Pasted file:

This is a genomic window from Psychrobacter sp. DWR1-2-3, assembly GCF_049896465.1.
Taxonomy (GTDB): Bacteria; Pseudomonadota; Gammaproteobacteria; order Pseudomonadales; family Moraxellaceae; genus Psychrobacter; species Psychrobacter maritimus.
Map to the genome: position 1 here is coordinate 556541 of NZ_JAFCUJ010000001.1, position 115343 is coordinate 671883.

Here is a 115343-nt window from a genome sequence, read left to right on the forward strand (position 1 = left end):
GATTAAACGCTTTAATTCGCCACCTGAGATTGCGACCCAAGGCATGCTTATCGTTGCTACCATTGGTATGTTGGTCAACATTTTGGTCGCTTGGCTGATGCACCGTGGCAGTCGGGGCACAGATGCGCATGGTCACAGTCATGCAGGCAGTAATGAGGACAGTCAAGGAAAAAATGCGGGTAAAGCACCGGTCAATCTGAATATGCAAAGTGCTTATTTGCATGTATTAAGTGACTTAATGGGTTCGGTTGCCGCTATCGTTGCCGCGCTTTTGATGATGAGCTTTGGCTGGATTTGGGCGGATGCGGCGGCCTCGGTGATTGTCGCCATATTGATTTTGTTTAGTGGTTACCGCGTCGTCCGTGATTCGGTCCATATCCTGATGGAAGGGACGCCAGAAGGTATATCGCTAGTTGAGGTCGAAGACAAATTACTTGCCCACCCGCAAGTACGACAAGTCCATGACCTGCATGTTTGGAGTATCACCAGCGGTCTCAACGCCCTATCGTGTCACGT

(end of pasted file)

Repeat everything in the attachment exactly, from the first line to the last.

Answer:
This is a genomic window from Psychrobacter sp. DWR1-2-3, assembly GCF_049896465.1.
Taxonomy (GTDB): Bacteria; Pseudomonadota; Gammaproteobacteria; order Pseudomonadales; family Moraxellaceae; genus Psychrobacter; species Psychrobacter maritimus.
Map to the genome: position 1 here is coordinate 556541 of NZ_JAFCUJ010000001.1, position 115343 is coordinate 671883.

Here is a 115343-nt window from a genome sequence, read left to right on the forward strand (position 1 = left end):
GATTAAACGCTTTAATTCGCCACCTGAGATTGCGACCCAAGGCATGCTTATCGTTGCTACCATTGGTATGTTGGTCAACATTTTGGTCGCTTGGCTGATGCACCGTGGCAGTCGGGGCACAGATGCGCATGGTCACAGTCATGCAGGCAGTAATGAGGACAGTCAAGGAAAAAATGCGGGTAAAGCACCGGTCAATCTGAATATGCAAAGTGCTTATTTGCATGTATTAAGTGACTTAATGGGTTCGGTTGCCGCTATCGTTGCCGCGCTTTTGATGATGAGCTTTGGCTGGATTTGGGCGGATGCGGCGGCCTCGGTGATTGTCGCCATATTGATTTTGTTTAGTGGTTACCGCGTCGTCCGTGATTCGGTCCATATCCTGATGGAAGGGACGCCAGAAGGTATATCGCTAGTTGAGGTCGAAGACAAATTACTTGCCCACCCGCAAGTACGACAAGTCCATGACCTGCATGTTTGGAGTATCACCAGCGGTCTCAACGCCCTATCGTGTCACGT